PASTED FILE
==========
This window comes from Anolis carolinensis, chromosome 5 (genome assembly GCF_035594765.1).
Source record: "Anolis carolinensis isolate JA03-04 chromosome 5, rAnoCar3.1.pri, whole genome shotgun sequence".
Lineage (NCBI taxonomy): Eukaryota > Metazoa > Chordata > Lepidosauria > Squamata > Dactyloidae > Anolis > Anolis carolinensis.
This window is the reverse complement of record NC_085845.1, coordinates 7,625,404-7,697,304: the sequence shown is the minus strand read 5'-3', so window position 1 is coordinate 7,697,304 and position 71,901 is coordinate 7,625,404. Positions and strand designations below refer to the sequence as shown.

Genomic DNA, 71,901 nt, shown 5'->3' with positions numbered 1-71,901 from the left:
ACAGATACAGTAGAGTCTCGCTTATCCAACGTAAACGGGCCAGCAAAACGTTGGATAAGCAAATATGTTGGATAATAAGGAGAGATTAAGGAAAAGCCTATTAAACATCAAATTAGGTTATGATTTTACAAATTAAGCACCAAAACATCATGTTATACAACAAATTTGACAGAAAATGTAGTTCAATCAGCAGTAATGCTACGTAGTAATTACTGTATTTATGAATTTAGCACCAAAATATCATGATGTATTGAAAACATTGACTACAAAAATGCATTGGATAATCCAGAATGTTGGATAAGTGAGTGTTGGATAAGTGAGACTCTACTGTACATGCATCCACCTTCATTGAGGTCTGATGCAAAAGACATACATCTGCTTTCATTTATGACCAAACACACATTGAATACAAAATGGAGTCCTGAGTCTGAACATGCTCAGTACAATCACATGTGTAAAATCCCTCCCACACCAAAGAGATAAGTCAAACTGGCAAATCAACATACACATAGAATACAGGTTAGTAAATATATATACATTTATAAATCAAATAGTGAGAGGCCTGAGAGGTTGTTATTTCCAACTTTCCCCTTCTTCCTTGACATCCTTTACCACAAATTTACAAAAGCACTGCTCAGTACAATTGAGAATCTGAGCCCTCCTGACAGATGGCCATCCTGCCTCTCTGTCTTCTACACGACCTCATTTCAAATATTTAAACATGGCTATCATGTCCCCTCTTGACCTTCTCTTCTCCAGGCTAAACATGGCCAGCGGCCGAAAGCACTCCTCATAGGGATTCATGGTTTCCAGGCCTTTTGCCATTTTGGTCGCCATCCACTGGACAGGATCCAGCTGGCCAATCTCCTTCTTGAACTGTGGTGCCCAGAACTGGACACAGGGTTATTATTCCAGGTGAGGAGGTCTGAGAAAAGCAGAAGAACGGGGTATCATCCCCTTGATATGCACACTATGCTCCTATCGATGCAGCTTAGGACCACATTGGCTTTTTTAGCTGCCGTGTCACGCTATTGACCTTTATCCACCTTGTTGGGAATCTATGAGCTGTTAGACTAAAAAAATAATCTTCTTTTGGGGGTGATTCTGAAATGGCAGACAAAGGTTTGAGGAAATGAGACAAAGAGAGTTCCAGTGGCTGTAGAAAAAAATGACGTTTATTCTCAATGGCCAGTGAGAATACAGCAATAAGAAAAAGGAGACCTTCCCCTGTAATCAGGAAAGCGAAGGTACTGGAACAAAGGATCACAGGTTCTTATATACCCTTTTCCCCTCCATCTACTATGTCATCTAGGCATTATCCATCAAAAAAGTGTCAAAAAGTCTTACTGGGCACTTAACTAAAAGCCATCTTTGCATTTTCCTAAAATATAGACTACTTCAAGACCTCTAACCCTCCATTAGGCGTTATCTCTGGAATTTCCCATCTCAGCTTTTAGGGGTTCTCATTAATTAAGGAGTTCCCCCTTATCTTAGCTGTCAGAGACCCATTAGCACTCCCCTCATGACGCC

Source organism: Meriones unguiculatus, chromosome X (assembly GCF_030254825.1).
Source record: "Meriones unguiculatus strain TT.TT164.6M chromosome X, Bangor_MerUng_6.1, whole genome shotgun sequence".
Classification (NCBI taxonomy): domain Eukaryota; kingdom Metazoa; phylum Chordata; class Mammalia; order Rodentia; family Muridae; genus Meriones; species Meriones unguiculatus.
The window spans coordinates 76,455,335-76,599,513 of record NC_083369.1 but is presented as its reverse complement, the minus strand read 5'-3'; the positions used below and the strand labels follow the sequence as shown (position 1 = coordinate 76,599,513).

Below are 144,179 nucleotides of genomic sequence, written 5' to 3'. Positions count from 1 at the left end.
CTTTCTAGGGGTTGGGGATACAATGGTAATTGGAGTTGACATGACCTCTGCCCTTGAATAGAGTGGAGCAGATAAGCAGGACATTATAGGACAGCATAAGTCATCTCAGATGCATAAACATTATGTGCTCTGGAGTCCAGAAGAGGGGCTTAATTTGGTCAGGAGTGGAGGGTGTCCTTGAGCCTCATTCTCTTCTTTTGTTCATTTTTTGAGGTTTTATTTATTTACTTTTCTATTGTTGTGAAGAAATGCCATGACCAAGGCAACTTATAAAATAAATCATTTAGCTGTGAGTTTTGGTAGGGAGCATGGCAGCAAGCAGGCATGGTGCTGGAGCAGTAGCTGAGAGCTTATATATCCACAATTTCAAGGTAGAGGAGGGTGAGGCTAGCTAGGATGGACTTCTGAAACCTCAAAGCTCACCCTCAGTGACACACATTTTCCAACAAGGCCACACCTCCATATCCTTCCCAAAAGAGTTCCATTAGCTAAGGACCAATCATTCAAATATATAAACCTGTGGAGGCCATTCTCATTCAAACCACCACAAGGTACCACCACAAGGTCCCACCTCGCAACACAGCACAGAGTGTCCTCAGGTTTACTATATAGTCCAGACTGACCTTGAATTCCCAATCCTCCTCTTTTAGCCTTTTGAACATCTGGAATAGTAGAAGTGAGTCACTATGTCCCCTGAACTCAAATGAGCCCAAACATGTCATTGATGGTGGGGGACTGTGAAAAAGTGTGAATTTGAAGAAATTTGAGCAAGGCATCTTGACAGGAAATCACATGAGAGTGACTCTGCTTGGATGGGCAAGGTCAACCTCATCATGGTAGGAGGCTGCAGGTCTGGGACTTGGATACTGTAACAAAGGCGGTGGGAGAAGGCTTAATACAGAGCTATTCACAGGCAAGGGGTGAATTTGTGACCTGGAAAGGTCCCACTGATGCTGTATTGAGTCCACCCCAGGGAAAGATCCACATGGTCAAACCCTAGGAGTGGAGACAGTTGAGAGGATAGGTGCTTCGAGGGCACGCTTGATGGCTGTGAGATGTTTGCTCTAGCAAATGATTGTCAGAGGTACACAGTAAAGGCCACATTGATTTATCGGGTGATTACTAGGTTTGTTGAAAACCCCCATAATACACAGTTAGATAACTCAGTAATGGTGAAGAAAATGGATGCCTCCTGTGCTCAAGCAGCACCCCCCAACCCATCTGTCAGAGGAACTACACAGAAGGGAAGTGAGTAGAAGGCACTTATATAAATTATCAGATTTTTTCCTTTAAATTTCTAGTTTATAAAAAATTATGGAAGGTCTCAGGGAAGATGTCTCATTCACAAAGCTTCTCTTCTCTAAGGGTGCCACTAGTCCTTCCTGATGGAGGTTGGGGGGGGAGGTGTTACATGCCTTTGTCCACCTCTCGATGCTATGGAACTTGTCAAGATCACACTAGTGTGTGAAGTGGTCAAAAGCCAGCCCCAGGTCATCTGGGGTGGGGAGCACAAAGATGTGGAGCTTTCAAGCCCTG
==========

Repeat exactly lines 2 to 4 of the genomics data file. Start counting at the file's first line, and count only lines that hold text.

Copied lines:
Source record: "Anolis carolinensis isolate JA03-04 chromosome 5, rAnoCar3.1.pri, whole genome shotgun sequence".
Lineage (NCBI taxonomy): Eukaryota > Metazoa > Chordata > Lepidosauria > Squamata > Dactyloidae > Anolis > Anolis carolinensis.
This window is the reverse complement of record NC_085845.1, coordinates 7,625,404-7,697,304: the sequence shown is the minus strand read 5'-3', so window position 1 is coordinate 7,697,304 and position 71,901 is coordinate 7,625,404. Positions and strand designations below refer to the sequence as shown.